GOSFORD, AUSTRALIA - JUNE 28: Sea Eagles coach Des Hasler walks to a press conference following the round seven NRL match between the Manly Sea Eagles and the Cronulla Sharks at Central Coast Stadium on June 28, 2020 in Gosford, Australia. (Photo by Cameron Spencer/Getty Images)

NRL CEO Andrew Abdo has, once again, leapt to the defence of on-field officiators, this time stressing a message of respect towards Manly head coach Des Hasler and Sea Eagles prop Josh Aloiai.

Following the northern beaches side's slim 22-20 loss to Parramatta on Friday night, Hasler fired from the hip claiming that his side had been lashed with the wrong end of the stick from the adjudicators.

With Hasler forced to contend against the fast-finishing Eels without the services of Sean Keppie after the prop was sent to the bin and Christian Tuipulotu's try-saving effort was penalised late in the piece, the enigmatic steward was ropable.

"It wasn’t high, no. It was a good tackle. It’s a brave tackle. They [those tackles] are called a try-saver,” Hasler said.

"The idea of the game is defence. The idea of the try-saver is to come up with big plays. It was a great play.

“There were a couple of stupid penalties we gave away, but I thought [there] were very dubious calls.”

SYDNEY, AUSTRALIA - OCTOBER 22: New Manly Coach Des Hasler speaks to the media during a Manly Sea Eagles NRL press conference at Sydney Academy of Sport, Narrabeen on October 22, 2018 in Sydney, Australia. (Photo by Mark Evans/Getty Images)

With Manly ending the outing on the wrong side of a 9-2 penalty count, Aloiai saw fit to throw his two-cent in on the officiating - a move that appears certain to cost the forward a few more bob.

"We were pretty hard done by for the most part, the ref done us no favours, particularly in the back end of the game,” Aloiai told a media throng on Tuesday.

"I think he done (sic) a bad job and we didn’t get the win so I’m pretty unhappy with him to be honest with you.

"I didn’t hear it and I don’t want to hear it because at the end of the day we lost the game and they can’t give us the game back so I’m not really happy about that.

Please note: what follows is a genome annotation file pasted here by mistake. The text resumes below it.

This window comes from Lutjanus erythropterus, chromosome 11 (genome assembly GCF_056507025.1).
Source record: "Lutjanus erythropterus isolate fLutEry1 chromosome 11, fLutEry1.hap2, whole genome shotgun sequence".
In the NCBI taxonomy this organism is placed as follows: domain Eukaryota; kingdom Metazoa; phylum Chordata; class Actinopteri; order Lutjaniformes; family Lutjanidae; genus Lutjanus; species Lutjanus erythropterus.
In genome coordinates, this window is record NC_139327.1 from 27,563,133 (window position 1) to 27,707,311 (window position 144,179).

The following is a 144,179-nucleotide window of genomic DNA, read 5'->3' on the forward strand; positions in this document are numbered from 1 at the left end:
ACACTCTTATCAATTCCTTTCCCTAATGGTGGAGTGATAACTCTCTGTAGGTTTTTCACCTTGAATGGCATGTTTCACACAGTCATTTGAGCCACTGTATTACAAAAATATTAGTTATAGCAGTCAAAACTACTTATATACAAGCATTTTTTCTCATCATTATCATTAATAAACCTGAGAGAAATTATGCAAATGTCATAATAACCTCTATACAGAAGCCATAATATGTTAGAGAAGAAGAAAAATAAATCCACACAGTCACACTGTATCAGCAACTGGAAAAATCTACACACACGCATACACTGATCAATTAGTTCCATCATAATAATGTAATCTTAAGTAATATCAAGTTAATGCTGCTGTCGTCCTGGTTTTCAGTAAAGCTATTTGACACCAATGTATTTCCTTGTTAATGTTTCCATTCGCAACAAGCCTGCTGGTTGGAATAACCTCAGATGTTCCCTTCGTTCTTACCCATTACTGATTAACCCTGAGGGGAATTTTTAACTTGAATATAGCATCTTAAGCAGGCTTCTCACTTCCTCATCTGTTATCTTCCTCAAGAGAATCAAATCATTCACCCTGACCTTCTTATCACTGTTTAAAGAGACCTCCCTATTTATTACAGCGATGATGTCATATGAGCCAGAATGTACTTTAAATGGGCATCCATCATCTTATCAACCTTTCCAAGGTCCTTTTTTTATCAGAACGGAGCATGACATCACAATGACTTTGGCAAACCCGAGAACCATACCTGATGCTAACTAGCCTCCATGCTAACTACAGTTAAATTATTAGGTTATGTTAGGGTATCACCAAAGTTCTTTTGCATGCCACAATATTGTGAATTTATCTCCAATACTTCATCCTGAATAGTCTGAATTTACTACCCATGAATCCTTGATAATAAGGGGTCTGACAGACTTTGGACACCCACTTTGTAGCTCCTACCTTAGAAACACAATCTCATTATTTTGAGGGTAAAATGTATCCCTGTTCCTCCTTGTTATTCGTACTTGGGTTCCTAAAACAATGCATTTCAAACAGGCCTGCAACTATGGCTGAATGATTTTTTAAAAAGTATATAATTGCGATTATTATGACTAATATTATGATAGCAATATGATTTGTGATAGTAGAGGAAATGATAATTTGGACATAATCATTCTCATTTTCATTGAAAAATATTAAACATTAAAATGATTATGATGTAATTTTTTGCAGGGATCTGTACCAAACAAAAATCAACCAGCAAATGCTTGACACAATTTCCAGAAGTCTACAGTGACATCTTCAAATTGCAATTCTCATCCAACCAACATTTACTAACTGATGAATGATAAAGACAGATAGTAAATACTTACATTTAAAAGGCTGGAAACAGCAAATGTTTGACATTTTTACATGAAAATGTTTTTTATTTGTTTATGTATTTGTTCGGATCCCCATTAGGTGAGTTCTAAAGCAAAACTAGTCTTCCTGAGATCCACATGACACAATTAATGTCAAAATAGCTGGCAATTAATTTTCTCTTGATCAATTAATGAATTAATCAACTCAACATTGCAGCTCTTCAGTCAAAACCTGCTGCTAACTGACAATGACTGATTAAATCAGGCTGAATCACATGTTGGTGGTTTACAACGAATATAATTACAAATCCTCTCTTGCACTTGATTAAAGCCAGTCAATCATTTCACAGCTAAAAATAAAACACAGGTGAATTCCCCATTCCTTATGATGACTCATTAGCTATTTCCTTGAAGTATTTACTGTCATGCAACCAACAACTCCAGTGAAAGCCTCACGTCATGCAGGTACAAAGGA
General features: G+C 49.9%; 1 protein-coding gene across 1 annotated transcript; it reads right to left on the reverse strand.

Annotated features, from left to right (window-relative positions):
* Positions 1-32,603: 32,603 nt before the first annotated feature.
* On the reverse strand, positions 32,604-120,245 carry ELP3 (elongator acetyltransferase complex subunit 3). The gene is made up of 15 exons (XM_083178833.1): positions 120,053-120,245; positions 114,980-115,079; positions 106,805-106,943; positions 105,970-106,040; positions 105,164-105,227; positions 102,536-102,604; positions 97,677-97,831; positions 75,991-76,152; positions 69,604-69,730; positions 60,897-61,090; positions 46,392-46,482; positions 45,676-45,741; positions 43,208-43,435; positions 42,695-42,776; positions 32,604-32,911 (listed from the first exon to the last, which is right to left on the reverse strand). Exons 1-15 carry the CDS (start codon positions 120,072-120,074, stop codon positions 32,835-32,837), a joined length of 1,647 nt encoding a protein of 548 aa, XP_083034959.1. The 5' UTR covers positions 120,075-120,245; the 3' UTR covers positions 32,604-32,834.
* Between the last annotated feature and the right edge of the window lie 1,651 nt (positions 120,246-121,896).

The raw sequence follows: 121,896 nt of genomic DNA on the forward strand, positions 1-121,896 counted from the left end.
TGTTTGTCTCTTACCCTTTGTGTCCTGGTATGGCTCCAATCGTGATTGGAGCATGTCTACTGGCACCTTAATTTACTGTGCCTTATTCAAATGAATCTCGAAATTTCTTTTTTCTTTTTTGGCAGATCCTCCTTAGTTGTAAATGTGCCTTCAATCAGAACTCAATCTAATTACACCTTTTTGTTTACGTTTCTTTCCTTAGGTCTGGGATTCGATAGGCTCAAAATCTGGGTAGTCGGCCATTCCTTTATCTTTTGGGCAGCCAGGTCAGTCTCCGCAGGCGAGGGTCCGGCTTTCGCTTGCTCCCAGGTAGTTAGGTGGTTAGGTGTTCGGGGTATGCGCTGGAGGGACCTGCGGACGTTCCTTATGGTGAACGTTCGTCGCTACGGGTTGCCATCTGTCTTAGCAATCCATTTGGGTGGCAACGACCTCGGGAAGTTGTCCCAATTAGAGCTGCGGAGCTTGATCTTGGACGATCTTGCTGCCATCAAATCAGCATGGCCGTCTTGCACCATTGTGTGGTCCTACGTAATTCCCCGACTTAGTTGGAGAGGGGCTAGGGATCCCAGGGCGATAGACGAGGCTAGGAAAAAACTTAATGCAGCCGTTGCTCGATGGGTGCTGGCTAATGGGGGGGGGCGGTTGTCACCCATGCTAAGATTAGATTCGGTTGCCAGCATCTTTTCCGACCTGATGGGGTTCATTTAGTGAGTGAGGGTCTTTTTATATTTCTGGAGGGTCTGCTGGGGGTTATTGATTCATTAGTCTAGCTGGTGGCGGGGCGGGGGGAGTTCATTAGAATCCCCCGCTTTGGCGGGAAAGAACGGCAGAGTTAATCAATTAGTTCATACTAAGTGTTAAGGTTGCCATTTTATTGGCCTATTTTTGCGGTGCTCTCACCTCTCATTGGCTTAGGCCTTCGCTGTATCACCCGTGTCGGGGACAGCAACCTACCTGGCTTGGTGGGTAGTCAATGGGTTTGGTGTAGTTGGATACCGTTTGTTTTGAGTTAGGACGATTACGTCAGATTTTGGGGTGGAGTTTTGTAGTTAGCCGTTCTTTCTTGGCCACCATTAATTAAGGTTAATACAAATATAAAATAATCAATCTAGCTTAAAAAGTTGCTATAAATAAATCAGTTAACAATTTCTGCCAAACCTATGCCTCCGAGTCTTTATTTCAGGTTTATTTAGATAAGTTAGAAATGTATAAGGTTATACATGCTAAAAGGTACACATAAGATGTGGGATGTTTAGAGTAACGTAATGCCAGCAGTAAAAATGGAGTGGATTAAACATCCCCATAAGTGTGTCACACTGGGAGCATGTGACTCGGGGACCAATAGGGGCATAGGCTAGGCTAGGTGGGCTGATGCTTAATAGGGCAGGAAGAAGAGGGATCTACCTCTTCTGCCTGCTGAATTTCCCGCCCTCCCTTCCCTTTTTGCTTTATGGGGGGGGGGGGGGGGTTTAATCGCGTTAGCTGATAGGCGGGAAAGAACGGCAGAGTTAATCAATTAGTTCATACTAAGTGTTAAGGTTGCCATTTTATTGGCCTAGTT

“They can’t give us the two points so it’s frustrating.”

Though the pair's views are certain to be shared in and around the Broovale area and down the Manly Corso, Abdo claimed both Hasler and Aloiai were out of line, stating that Hasler may well cost himself a chunk of his salary.

“His comments are under review so I won’t talk specifically about his comments,” Abdo was quoted by News Corp.

The competition boss went on to explain that those involved with the game owed referees and fellow adjudicators more than they have recently been afforded.

2020 State of Origin Media Opportunity
SYDNEY, AUSTRALIA - OCTOBER 27: NRL CEO Andrew Abdo speaks to the media during a State of Origin media opportunity at Pullman Quay Grand Sydney Harbour on October 27, 2020 in Sydney, Australia. (Photo by Mark Metcalfe/Getty Images)

“I’ll talk generally. It’s important for us all as a sport to strive to hit the standards of professionalism we want, on and off the field, and the way we behave," Abdo continued.

“Respect for match officials and referees is important, not just at the NRL level ... we all have a job to do to recognise, respect and acknowledge the difficult job the match officials do.

“They do a good job. They make mistakes from time to time, that’s normal, it’s a professional sport, there are a lot of 50/50 calls that could go either way.”

Abdo added that with lower-levels and juniors taking their cues from the behaviour of those involved in first-grade outcomes, it was on Hasler - an 18-year veteran within the coaching sphere - and his squad to set a better example for those down the totem.

“Everyone needs to take a bit of a breath and show respect for what is a very difficult job. I think we all need to move towards being more respectful and more professional generally," he said.

“They set the example for what happens across fields across Australia at a mass level.


“There will be decisions that go against you, I understand how much is at stake and the passion everyone has for winning. But I think everyone needs to accept there are things that we do say and can say, and there are things we don’t say.”

Despite both Hasler and Aloiai now just a day out from their all-important date with the Storm in Melbourne, the size of any impending financial sanctions is not yet known.